Cyber Security Conference References Pitt Bomb Scares
PITTSBURGH (KDKA) — With the recent bomb threats at the University of Pittsburgh, there was special significance attached to an international forum in Pittsburgh.
The topic was cyber security. The National Cyber-Forensics and Training Alliance, based in Pittsburgh, held the event.
Just days after Pitt was hit by a cyber-threat disrupting classes and student life, an international conference on cyber security met to address growing international online threats.
A lead speaker was Sir Ian Andrews, the head of the British equivalent of that nation’s FBI.
“It’s not just our own personal lives and data and information that is at risk, but the very prosperity of nations is at stake as well,” said Andrews.
Speakers said government must work with the private sector to detect and deter online threats, particularly since criminals were often ahead of the curve on technology.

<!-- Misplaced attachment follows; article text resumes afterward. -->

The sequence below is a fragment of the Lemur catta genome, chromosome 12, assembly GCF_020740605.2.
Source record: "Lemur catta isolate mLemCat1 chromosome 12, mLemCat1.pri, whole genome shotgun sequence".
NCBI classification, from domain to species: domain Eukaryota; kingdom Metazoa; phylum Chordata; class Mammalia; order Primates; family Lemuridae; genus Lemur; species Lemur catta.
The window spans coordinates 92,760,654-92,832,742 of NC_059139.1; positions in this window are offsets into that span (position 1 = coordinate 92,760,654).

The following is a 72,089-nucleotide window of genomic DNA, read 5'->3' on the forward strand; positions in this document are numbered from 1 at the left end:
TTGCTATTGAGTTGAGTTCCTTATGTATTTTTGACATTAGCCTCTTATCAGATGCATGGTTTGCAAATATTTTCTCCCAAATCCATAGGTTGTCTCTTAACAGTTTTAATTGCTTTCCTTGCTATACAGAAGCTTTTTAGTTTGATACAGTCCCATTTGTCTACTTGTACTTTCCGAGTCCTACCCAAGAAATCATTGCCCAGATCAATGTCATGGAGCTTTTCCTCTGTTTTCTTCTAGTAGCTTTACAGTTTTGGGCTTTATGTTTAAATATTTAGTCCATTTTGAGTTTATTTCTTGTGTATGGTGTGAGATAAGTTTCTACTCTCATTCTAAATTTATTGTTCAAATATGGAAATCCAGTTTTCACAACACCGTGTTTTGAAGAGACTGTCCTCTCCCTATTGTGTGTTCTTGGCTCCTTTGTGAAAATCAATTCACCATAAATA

“We’re looking for new innovative ways to fight these cyber criminals. In many cases, they are very much ahead of us in brainpower and money,” said William Ross, U.S. Department of Homeland Security.
Governor Tom Corbett said cyber crime needs an international response, noting the bomb threats at Pitt.
“Most of them were filtered through anonymous web sites and set up an ocean away and then forwarded back to here,” the governor said.
Afterwards, Pitt chancellor Mark Nordenberg, who is also the British consul in Pittsburgh, said his school’s experience pointed to an important lesson.
“The importance of law enforcement staying a step ahead in this 21st century where cyber is so important,” he said. “So, the work being done here today is very important to Pitt and very important to institutions like Pitt.”
It’s obviously a technology challenging topic — how to stay ahead of the criminals.
A senior FBI official — who did not want his picture taken or words recorded — told the audience that the United States has positioned cyber experts in a number of foreign countries where cybercrime could be originating, albeit anonymously, but no word yet on who or where the Pitt bomb scares originated.